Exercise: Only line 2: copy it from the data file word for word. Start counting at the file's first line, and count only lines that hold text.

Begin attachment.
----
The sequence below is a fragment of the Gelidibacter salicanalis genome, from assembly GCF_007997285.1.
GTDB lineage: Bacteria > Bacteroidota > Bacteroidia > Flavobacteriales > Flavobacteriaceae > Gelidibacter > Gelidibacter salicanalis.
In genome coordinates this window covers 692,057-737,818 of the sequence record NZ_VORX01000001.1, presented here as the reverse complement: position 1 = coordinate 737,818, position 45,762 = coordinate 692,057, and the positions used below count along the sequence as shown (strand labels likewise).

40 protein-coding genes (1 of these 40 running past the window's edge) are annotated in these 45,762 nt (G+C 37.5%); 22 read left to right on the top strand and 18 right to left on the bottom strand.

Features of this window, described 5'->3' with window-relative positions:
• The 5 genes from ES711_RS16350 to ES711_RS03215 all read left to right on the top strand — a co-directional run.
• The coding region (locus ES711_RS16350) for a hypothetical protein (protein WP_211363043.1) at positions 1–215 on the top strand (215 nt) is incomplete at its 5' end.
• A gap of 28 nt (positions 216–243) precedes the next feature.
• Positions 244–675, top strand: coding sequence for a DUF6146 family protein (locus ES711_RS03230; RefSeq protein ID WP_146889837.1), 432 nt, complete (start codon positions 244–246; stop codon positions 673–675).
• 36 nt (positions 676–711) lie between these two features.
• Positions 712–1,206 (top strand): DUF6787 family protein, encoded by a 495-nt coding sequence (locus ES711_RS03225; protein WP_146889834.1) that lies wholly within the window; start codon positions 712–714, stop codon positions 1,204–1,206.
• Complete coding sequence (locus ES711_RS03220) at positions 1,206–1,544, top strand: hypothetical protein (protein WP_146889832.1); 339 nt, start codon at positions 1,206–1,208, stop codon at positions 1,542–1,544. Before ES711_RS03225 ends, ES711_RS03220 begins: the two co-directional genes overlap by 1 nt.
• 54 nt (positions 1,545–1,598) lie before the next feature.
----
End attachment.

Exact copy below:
GTDB lineage: Bacteria > Bacteroidota > Bacteroidia > Flavobacteriales > Flavobacteriaceae > Gelidibacter > Gelidibacter salicanalis.